Blog Archives

What I think of group projects

I’ve always reserved a special place in my heart for group projects. It’s the same place that I reserve for pickles, cats, people who talk on their cell phone in quiet places, laptops with no battery life, small talk, and anything that needs to be described as “avant-garde.”

It’s a dark place.

Why is that? According to many educational experts, group projects are excellent teaching tools that help students learn in community and develop the skills they’ll need in the “real” world. According to most students, group projects are special form of hell created by sadistic professors who probably also pluck the wings off butterflies in their spare time.

Obviously there’s a disconnect somewhere.

What’s the problem? Working together and learning in community sounds great. But, in my experience, group projects look better on paper than they work in reality.

So, help me out here. What has your experience been? Have your group project experiences been like mine, or have you been a part of a few that actually worked well and were good learning experiences? If so, What makes for a good group project? (I can’t believe I just used the words “good,” “group,” and “project” in the same sentence. That has to violate some fundamental rule of English grammar.) Why did it work and what made it different from other, less effective, group projects?

I’m always trying to be careful not to allow my personality and preferences to limit my teaching techniques. Everyone should learn just like me. But, sadly, they don’t. So, I should be open to the possibility that some students might benefit from a teaching tool or methodology that has never held much value for me personally. If group projects have been good learning experiences for you, let me know. I may need to reconsider my long-standing resistance to such assignments.

The Dying Art of Reading

Approximately 120,000 books are published in America every year. Sadly, few of us ever read them. At least, that’s what some recent stats suggest.

According to a survey from the Jenkins Group, Americans have some dismal reading habits (HT Mental Floss).

  • 1/3 of high school graduates never read another book for the rest of their lives.
  • 42 percent of college graduates never read another book after college.
  • 80 percent of U.S. families did not buy or read a book last year
  • 70 percent of U.S. adults have not been in a bookstore in the last five years.
  • 57 percent of new books are not read to completion.

As a self-confessed bibliophile, that’s just depressing. I’m not sure which is worse, that even college graduates have such terrible reading habits, or that so many families didn’t even bother to buy a single book last year. (I have to confess that I rarely buy books from concrete-and-mortar bookstores either, though I still go on occasion to enjoy the ambiance. Yes, I’m a hypocrite that way.)

But, more importantly, I worry about this lack of attention to the written word for the church today. Granted, the church has often demonstrated the ability to flourish in non-literate cultures. So, reading itself isn’t the only medium of formation. But, in all the examples that come to mind, those cultures retained a strong emphasis on oral education. And,we’re not doing that.  At the same time that we are neglecting the written word, we’re also at the tail-end of a decades long shift toward shorter sermons and fewer weekly services dedicated to serious lay development. Put those two together, and you have a recipe for spiritual anemia.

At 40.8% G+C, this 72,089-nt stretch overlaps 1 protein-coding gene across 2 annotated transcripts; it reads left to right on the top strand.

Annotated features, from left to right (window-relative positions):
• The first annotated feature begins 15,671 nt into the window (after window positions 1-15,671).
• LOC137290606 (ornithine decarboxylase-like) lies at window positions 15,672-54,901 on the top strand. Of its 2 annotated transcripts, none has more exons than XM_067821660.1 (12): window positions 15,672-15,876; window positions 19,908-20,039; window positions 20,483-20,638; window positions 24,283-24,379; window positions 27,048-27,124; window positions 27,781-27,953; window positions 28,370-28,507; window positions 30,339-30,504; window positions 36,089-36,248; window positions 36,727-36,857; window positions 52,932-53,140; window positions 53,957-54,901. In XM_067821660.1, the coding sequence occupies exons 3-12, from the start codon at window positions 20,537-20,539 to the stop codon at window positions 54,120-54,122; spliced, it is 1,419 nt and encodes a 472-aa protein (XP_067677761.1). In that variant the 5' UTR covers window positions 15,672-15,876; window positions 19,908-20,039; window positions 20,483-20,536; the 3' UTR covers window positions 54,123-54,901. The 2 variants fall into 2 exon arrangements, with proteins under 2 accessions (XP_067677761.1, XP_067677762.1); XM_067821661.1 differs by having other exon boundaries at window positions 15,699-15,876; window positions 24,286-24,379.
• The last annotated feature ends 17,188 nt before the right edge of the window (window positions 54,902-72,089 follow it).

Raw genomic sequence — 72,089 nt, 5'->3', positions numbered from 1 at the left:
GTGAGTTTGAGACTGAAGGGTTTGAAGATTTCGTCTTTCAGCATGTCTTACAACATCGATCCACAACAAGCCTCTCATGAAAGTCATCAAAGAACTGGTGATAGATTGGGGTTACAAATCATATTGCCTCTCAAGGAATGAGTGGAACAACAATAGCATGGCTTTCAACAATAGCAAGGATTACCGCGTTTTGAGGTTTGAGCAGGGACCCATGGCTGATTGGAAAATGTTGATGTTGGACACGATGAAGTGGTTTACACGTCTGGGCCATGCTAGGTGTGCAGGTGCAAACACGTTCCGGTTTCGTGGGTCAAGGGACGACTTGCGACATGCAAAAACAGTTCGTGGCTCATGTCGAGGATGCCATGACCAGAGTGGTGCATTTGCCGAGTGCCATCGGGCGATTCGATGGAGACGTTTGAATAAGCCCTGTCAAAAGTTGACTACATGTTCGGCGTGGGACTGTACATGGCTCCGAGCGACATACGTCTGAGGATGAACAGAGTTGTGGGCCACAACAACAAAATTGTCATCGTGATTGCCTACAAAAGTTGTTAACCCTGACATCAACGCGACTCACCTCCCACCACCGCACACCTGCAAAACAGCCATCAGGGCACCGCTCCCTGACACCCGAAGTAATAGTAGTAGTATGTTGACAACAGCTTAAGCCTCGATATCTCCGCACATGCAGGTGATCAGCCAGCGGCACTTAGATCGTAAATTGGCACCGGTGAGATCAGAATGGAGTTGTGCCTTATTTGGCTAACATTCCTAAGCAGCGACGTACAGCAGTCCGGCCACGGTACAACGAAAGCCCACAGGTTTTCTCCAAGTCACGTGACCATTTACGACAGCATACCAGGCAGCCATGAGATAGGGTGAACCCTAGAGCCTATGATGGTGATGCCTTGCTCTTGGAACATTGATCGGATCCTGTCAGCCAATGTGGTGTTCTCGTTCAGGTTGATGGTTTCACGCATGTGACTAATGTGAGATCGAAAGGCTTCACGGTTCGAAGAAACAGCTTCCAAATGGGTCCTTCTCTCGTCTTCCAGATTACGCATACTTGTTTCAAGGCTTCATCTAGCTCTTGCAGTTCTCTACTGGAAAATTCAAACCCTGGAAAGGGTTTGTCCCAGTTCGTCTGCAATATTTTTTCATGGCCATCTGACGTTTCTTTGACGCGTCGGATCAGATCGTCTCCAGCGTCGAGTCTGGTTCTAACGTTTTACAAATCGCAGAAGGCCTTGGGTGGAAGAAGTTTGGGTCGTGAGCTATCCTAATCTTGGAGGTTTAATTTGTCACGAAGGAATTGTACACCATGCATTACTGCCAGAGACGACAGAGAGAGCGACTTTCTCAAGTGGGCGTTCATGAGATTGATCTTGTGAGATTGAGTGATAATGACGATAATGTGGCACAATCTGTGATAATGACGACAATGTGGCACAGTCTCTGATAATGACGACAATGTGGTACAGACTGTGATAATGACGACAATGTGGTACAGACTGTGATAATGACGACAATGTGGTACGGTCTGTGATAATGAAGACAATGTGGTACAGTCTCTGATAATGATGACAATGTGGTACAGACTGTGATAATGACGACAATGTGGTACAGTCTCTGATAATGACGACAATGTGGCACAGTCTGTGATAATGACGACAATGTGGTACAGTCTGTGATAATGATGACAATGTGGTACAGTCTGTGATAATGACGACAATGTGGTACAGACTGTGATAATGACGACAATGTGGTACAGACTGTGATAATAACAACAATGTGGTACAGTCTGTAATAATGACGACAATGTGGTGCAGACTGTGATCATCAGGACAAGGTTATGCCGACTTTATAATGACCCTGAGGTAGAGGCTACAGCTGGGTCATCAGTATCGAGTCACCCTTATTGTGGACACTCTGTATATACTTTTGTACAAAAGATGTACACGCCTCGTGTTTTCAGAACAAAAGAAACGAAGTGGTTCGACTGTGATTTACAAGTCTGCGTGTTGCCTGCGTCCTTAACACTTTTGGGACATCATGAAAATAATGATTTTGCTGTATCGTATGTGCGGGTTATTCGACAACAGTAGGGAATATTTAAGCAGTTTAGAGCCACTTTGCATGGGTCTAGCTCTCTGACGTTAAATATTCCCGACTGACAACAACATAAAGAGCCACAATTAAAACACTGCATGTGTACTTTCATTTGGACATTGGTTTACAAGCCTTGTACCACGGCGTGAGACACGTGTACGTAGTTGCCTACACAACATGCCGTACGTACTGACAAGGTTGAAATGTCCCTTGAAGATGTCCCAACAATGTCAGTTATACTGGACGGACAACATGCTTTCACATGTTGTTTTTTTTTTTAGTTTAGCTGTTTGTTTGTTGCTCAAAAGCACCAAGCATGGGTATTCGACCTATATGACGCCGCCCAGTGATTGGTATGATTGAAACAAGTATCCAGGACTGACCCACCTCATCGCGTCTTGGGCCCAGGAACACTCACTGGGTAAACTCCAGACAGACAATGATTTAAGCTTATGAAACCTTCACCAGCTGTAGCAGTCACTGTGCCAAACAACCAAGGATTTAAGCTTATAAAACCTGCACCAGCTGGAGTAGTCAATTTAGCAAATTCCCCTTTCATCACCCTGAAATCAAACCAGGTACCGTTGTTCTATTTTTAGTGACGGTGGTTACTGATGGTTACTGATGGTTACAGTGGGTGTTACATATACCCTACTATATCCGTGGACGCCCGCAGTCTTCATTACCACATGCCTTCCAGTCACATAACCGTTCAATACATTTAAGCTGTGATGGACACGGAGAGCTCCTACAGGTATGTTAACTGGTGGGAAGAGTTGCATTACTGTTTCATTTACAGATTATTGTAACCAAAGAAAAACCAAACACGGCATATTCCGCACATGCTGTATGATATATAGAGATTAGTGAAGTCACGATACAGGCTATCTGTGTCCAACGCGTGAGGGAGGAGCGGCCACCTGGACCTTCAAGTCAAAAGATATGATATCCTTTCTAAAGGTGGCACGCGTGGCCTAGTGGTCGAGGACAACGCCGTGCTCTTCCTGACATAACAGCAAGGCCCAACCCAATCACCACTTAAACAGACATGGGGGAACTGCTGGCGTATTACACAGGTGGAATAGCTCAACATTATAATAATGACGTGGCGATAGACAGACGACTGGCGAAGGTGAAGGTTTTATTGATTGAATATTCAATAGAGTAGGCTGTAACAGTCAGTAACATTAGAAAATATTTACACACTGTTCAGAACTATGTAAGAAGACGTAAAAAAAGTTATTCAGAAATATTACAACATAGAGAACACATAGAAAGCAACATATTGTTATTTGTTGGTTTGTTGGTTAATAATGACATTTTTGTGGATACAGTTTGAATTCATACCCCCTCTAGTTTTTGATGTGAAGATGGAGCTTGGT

Flotsam and jetsam (weekend edition)

We generally like to think of ourselves as individuals and appreciate our unique qualities, but when thrown into a group we can become very different people. Ideas and actions can spread like viruses until your individuality is completely wiped away. This is called deindividuation and here’s how it works.

If you are a planter, let me encourage you to think long-term. Don’t make the mistake of focusing on the 7 for a few months and then dropping them. Most of these issues have no quick fix-solution and will have impact on your influence as long as you are planting.

Lazy? Who has time to be lazy? Of course, there are the verses that speak to laziness. By my count, there are fourteen such verses in Proverbs alone, starting with “Go to the ant, you sluggard!” So, can it actually be right to think that laziness is a way to the Lord?

Recently, I wrote about how leaders must learn to handle criticism and overlook offenses. I think this is the number one way that leaders can get derailed and rendered ineffective.

Hard as it may be to believe, one of the things that gives privately-educated children the edge is their knowledge of Latin….I mean there is actually a substantial body of evidence that children who study Latin outperform their peers when it comes to reading, reading comprehension and vocabulary, as well as higher order thinking such as computation, concepts and problem solving.

Flotsam and jetsam (1/19)

I’ve noticed in the last few years a real bandwagon of anti-leadership sentiment in some circles. I think it started as a push-back to the “CEO” model/mentality in some, and as such, I’m sympathetic. But from there, it has progressed to where we now have many arguing that any concept of leadership in the church should be avoided.

I’ve noticed that people who do not read the original languages of the Bible sometimes think of those languages as somehow magical, as the key that can open any mystery and answer any question about the Bible. While reading the original languages is tremendously important and helpful and useful, such a reading by itself does not always magically result in clear and simple answers to controversial religious questions. There are limitations inherent in an appeal to an original language for determining the meaning of a text.